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April 10, 1970 - Image 56

Resource type:
Text
Publication:
The Detroit Jewish News, 1970-04-10

Disclaimer: Computer generated plain text may have errors. Read more about this.

Jewish Survival--in Furth: Passover
in a Synagogue Spared by the N r az i s

caped destruction during the
Nazis' Krtstelnacht in 1938. It
survived because the Nazi arson.
ists feared to put it to the torch
lest the fire spread to adjoining
Ten days before Passover, the
buildings. During World War li
two Jewish Army chaplains — the
the synagogue was used as a
writer and Chaplain Seymour
storehouse by the Nazis but it
Rockoff—who arc on duty with the
has since been restored.
U.S. Armed Forces at Furth and
Jewish
history in Furth has been
Munich, came to the Furth syna-
gogue at Julienstrasse 2 to assist traced to the 8th Century of the
Christian
era. Once famous for its
its rabbi, David Spero, a survivor
of the Warsaw Ghetto,-in baking of Hebrew print shop. Furth was the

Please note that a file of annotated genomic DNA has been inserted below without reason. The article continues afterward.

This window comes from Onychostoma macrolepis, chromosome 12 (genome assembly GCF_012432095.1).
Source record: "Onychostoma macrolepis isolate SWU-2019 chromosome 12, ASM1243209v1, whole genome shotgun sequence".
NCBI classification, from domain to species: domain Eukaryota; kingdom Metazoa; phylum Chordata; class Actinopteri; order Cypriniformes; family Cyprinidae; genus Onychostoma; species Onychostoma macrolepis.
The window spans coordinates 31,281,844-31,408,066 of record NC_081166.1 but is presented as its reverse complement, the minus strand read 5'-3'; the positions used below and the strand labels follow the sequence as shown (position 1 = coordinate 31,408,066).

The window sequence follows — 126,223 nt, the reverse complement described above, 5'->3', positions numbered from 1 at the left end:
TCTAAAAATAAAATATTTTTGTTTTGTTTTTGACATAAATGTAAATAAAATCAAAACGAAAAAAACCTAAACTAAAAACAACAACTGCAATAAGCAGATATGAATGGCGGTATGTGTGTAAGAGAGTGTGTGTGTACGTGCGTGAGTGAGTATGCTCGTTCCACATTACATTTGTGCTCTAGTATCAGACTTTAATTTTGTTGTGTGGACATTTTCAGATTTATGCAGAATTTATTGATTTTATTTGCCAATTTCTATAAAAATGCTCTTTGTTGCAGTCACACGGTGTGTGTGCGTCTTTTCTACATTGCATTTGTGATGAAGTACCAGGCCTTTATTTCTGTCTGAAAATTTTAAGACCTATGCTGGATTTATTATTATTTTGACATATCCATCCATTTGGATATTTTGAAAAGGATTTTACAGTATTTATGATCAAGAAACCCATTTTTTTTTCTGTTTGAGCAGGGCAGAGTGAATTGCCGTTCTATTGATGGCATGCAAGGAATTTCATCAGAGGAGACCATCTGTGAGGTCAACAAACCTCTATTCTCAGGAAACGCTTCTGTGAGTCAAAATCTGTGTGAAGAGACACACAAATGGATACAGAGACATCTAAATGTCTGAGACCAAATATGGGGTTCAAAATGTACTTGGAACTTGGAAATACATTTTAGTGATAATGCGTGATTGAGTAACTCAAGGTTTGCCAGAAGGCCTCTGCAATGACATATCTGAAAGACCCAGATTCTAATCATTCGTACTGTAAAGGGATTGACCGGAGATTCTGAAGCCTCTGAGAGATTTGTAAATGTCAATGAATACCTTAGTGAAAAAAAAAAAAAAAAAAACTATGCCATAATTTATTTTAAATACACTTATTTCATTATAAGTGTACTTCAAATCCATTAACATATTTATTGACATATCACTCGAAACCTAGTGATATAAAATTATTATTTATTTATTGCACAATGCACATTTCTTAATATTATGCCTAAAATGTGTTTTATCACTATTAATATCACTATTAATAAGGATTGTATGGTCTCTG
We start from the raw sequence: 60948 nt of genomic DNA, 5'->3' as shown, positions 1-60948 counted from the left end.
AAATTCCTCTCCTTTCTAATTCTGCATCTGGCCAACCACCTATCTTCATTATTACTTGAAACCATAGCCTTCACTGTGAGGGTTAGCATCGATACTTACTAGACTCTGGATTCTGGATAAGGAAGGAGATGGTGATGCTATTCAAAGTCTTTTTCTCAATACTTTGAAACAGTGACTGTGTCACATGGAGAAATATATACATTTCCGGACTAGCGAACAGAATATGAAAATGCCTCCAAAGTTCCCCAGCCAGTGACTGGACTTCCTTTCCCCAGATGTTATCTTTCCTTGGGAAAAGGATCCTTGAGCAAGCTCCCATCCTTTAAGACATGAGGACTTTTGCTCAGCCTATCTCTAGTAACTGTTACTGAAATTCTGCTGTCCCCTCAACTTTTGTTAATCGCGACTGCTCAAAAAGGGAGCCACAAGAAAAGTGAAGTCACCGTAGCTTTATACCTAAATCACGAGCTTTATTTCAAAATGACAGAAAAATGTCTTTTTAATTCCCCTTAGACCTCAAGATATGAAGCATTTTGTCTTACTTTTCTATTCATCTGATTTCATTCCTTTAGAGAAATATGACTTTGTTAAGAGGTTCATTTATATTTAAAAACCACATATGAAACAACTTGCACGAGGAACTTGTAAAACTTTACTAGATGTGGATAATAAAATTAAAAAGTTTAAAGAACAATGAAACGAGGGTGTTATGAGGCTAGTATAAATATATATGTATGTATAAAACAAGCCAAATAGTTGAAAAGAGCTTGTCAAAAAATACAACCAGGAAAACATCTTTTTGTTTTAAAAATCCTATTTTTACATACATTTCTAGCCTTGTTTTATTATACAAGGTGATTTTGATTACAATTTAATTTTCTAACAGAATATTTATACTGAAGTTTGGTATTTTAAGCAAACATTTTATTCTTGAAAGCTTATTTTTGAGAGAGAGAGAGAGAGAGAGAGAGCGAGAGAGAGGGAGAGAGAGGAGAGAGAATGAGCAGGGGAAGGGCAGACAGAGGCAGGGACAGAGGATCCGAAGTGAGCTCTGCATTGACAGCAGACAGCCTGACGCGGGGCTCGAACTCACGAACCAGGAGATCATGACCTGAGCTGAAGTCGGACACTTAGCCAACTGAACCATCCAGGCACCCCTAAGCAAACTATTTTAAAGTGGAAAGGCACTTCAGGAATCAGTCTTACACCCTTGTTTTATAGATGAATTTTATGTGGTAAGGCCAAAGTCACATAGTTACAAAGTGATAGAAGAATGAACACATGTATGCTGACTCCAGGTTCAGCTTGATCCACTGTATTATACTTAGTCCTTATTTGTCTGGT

birthplace
of Dr. Kaufman Kohler.
matzot. The matzi- 411 be used
not only by the 200 Jeivs of Furth one of the first rabbis of Temple
Beth
El
in
Detroit.
among the first
but also by Jewish Military per-
sonnel and their depi.ndents sta- presidents of Hebrew Union Col-
lege: and of the father of Adolph
tioned in the area.
Ochs of New York Times fame.
For the first seder. leaders of
Before the war Furth had 1.500
the Furth Jewish community will
Jews but today there are barely
be the guests of the Jewish chap-
200 in the city—out of a total of
lain at the military base.
30.000 in all of West Germany. The
This cooperation between the Furth Jewish community main-
tiny Jewish community of Furth tains its religious and cultural ac-
and of the GI congregation of the tivities through a grant from the
North Bavarian District is part of , Union of Jewish Communities of
the year-round effort by the chap- BaVaria, which returns to the local
lain to help reanimate Jewish communities three-fourths of the
life. tax paid to the Union by the Jews
The synagogue, located in the of Bavaria. David Warshawski, a
courtyard of what was once a travelling Hebrew teacher employ-
Jewish orphanage (it was found-' ed by the Union. who serves the
ed in 1763 and was the first of its Jews of Furth and several nearby
kind in Germany). is the only towns, is one of five natives of
one of seven in Furth that es-, Furth still living in the area.

Passover Comes to Romania Via JDC

By Chaplain ALLAN M. BLUSTEIN

Chaplain (Major) Milstein is the
Jewish chaplain on duty with the U.S.
Army in the Furth-Nuremberg area of
West Germany.